Polish and Australian think-tanks on Eastern policy

Relations between the West and Russia and the impact the Ukraine crisis is having on the geopolitical situation in the Asia-Pacific region have been the main topics of a video conference which brought together representatives of Polish and Australian think-tanks.
On the Polish side, the debate was attended by experts of the Centre for Eastern Studies and the Ministry of Foreign Affairs, whilst Australia was represented by analysts of the Department of Foreign Affairs and Trade, the Office of National Assessments, the Australian Strategic Policy Institute, the Australian Institute of International Affairs and the Australian National University Centre for European Studies. Organized by the Polish Embassy in Canberra, the video conference was a good opportunity to assess the international aftermath of the crisis in Ukraine.

 Speaking of the impact the Ukraine crisis is having on the policies of major powers in the Asia-Pacific region, Kyle Wilson of the Centre for European Policy Studies emphasized that the Australian example showed that regional security could become very important for countries that were geographically distant from the epicentre of the crisis. “The shooting down of the Malaysian flight MH17 over eastern Ukraine, which killed 38 Australian citizens, has changed overnight the way the conflict in Ukraine and Russia’s aggression are viewed by Australians, which has in turn strongly influenced the policy of Tony Abbott’s government,” he noted.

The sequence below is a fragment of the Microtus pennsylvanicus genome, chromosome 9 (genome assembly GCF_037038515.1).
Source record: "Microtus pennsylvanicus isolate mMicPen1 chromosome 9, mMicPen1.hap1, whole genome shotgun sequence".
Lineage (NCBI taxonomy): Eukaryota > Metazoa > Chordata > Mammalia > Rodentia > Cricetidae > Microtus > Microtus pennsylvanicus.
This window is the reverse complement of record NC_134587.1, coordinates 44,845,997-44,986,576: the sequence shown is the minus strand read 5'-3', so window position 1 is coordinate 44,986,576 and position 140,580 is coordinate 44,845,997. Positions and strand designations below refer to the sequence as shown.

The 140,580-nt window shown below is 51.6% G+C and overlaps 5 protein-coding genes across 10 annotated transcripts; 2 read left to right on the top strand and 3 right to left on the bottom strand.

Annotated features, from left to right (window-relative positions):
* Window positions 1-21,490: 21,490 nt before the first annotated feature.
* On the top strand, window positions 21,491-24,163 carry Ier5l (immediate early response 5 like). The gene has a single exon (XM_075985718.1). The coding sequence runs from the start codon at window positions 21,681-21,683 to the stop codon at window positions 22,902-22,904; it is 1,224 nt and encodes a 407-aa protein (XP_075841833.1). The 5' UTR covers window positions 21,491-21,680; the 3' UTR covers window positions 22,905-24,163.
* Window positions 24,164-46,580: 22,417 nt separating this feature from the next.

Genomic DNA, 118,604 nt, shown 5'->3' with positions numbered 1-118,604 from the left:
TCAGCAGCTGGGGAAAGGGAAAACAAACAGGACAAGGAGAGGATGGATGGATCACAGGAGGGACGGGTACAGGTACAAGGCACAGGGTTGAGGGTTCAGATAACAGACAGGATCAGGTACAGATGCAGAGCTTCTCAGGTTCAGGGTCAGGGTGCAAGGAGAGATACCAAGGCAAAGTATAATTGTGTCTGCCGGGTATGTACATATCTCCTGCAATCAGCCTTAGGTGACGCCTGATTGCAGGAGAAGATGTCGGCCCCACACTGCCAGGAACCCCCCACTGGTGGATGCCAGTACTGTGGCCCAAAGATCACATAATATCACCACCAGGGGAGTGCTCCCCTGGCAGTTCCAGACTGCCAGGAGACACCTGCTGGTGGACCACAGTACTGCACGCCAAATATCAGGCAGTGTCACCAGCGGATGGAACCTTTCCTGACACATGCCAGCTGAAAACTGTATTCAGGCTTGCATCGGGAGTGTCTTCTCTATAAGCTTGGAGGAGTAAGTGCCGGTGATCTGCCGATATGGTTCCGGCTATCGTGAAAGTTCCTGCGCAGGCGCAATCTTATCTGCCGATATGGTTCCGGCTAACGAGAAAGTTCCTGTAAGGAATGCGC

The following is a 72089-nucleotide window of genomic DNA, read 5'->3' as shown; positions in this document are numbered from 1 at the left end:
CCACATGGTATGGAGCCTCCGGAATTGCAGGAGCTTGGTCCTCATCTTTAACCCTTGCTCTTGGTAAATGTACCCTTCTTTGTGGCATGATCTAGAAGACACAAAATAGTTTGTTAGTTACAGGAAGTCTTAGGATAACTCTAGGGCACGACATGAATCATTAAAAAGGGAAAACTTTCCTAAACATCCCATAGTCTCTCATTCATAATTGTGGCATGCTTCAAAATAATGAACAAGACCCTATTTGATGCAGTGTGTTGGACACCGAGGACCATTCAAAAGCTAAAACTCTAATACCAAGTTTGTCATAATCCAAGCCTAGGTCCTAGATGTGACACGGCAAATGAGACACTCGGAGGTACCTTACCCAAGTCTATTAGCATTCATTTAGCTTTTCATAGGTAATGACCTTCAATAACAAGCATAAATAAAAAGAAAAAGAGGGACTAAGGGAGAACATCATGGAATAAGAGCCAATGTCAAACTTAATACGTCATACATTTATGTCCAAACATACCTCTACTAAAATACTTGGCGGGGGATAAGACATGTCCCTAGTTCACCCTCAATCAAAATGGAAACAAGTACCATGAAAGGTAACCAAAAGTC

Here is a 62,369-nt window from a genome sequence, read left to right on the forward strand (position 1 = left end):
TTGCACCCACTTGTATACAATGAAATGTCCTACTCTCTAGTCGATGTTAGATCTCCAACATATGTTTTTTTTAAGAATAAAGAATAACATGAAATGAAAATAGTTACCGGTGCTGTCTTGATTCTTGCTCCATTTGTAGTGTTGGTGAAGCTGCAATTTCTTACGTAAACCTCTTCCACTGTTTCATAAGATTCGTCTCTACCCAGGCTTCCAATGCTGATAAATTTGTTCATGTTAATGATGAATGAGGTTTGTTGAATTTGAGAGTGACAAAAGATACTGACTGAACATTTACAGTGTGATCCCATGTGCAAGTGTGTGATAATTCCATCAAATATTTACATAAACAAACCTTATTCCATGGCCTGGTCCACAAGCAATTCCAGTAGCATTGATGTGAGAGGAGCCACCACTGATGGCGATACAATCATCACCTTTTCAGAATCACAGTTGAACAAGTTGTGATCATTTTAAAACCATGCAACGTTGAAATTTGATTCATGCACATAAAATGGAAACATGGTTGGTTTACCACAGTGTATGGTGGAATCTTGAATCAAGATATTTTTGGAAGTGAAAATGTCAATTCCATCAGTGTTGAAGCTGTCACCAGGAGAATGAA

According to the deputy director of the Centre for Eastern Studies, Adam Eberhardt, one of the key factors contributing to the destabilisation of and Russia’s intervention in eastern Ukraine was the fact that for many years the majority of Western countries had been accepting President Putin’s assertive policy.

Polish Ambassador Paweł Milewski, the discussion’s moderator, pointed out that  Poland and Australia share a similar outlook on threats to international security and order. He also stressed that Australia, which is one of NATO’s closest partners and a non-permanent member of the UN Security Council, makes an important contribution to and is involved in strengthening the existing international order.

Cyclic discussions at the expert level are a good complement to Polish-Australian relations and political consultations, which have become much more frequent over the past dozen or so months. This year’s visits by Australia’s top diplomat Julie Bishop to Poland, and Poland’s Senate Marshal Bogdan Borusewicz to Australia are testament to the new momentum in Polish-Australian relations.

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